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Despite Partial Paralysis, Iconic Karen Healey Designs and Judges Open Eq Challenge at Sonoma

Kylee Arbuckle, winner of the Karen Healey Open Equitation Challenge. PC: Alden Corrigan Media


By Jumpernation.com

Karen Healey is one of the most recognizable and iconic trainers and judges in the United States – starting out at Hunterdon learning under George Morris in the early 1970s and going on to build her own business on the west coast, where she developed riders like Mia Wood, Lauren Kay and Meredith Michaels-Beerbaum. As a USEF R-rated judge, she’s pinned some of the biggest shows in the world, including Devon, the Hampton Classic, Pony Finals and more.

Karen Healey at Judges Table in Sonoma. PC: Alden Corrigan Media.

This past Saturday at Sonoma Horse Park, organizers decided to honor the legendary Karen Healey, and in true Karen form, she insisted the occasion was an opportunity to for riders to grow, learn, and compete by designing the course and judging the Open Equitation Challenge herself.

No small feat considering what she has been through recently: Karen underwent a back surgery in early December which had significant complications, and because of blockages in her spinal column, left one of her legs partially paralyzed.

She’s had additional surgery and extensive physical therapy and continues to fight a battle for mobility, but she has remained absolutely unwavering in her commitment to the sport. The Open Eq at Sonoma was a great opportunity for her to get back out there with the community she loves.

“First of all it was very emotional for me to do this class because (Sonoma Facility Manager) Ashley Herman has done so much to try to help me when my leg was paralyzed,” Said Karen. “She has really been trying to help and it was a huge honor for me.”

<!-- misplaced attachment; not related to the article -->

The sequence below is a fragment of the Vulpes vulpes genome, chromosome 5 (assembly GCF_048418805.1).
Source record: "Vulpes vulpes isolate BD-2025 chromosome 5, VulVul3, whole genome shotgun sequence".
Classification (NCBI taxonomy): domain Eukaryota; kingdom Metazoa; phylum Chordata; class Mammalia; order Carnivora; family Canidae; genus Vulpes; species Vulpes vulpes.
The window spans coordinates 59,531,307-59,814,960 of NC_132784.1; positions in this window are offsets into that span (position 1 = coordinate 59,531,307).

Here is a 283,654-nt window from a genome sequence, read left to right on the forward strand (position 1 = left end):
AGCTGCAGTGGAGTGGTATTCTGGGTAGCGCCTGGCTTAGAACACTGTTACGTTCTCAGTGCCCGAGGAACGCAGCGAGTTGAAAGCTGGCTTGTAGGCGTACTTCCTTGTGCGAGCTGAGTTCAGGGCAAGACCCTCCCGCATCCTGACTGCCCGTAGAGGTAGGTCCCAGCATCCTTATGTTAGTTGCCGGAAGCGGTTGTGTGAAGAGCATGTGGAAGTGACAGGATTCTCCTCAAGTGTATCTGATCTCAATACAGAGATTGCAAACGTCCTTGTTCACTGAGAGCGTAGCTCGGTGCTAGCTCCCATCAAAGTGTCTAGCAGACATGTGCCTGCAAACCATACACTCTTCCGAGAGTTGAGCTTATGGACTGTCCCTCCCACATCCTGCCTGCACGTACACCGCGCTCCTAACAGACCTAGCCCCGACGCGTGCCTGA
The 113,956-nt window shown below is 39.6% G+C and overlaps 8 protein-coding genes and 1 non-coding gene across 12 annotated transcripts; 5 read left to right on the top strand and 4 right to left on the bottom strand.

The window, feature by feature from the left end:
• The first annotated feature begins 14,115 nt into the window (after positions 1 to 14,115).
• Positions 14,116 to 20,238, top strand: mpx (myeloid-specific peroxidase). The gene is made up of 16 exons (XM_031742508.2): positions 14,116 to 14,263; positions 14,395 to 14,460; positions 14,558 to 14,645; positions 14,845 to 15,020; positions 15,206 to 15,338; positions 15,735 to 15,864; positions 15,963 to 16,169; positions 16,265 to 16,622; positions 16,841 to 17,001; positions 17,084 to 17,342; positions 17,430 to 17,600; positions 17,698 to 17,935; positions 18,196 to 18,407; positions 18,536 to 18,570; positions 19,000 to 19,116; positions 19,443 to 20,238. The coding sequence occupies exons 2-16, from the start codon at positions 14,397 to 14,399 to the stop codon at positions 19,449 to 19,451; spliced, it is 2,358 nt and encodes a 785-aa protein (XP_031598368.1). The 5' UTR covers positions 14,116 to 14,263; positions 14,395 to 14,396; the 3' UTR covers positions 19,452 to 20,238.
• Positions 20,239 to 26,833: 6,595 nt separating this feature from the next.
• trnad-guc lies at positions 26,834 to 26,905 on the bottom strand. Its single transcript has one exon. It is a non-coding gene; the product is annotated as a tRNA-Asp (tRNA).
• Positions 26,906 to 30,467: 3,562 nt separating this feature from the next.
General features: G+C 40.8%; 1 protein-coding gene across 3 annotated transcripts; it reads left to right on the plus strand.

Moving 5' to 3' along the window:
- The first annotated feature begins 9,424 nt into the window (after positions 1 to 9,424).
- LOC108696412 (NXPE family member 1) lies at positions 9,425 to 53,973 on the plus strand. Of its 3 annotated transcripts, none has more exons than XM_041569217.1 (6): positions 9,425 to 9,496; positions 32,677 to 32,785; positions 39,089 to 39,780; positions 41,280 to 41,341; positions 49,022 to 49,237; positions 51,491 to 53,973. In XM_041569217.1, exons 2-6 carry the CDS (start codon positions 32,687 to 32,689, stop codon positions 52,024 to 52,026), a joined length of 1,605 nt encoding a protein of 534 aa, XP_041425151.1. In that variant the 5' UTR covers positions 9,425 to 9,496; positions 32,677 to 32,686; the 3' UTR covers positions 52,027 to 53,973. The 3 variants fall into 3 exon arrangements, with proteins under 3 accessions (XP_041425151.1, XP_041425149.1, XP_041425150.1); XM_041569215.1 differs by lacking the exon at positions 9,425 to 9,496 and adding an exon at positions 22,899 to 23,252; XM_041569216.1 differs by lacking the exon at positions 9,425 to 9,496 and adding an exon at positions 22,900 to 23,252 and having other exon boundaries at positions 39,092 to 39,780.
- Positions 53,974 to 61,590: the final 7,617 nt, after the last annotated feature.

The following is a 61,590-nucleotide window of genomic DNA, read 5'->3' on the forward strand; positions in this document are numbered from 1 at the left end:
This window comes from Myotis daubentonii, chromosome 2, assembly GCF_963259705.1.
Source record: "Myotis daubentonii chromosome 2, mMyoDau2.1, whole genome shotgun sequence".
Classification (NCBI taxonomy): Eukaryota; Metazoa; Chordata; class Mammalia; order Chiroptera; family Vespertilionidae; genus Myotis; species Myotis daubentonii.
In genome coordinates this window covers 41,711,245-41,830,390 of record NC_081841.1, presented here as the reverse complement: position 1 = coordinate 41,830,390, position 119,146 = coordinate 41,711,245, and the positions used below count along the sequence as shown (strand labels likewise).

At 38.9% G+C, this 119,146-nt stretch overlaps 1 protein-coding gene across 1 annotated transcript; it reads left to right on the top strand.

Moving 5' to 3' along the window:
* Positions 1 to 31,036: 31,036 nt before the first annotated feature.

Karen used a modified version of the course she used at the USET Finals last year to fit the Sonoma ring, and was really pleased with the challenge it laid out for the riders and the ultimate result.

“For the most part they rode pretty well, the top ones were very, very good. It was tough but it was supposed to be a champions class and I kept it 3′ 3″. I don’t think anything was impossible, but it tested them. It asked them to go forward, it asked them to come back, jump off a turn, to be able to hold out and do the correct bend; so everything I teach was in the course.”

The class winners of this singular occasion were Kylee Arbuckle and Cocon 4, who happened to be making their inaugural outing at this level of competition.

“The mare I rode was actually Ned Glynn’s jumper that we are now going to turn into an equitation horse,” Kylee said. “It was her first time ever doing equitation or jumping flowers, so it was really fun. Ned let me ride her we wanted to see what she was going to be like and she was awesome! We knew she was going to be brave, and so it was just fun for me to go out and do that.”

Kylee also shared that it was a really emotional and important win to succeed in a class honoring Karen, with whom she has a history from her junior years. “It is really special to me, since I rode with Karen when I was a junior. Karen Healey is an amazing horse woman and she has always been an inspiration to me.”

Addyson Cord and Zidane took a close second place in the course with a smooth and calculated ride, followed by Alexa Leong aboard Cintas in third place, who also put in a top notch round together.

Full Results:

Kylee Arbuckle and Cocon 4
Addyson Cord and Zidane
Alexa Leong and Cintas
Anna Lisa Ericson and Bullwinkle
Ransome Rombauer and Gaston
Sophia Silveiera and Arezzo
Audrey Poole and Rivercross Nobility
Sabrina Jain and Kocu

In an effort to help Karen cover the considerable costs of her recovery, the California Professional Horsemen’s Association Foundation has established a fund to accept tax-deductible donations on her behalf, and members of the hunter/jumper world have responded generously with much-appreciated donations. For information on contributing to this fund, contact Ruth Frazier at info@cpha.org or visit cpha.org.

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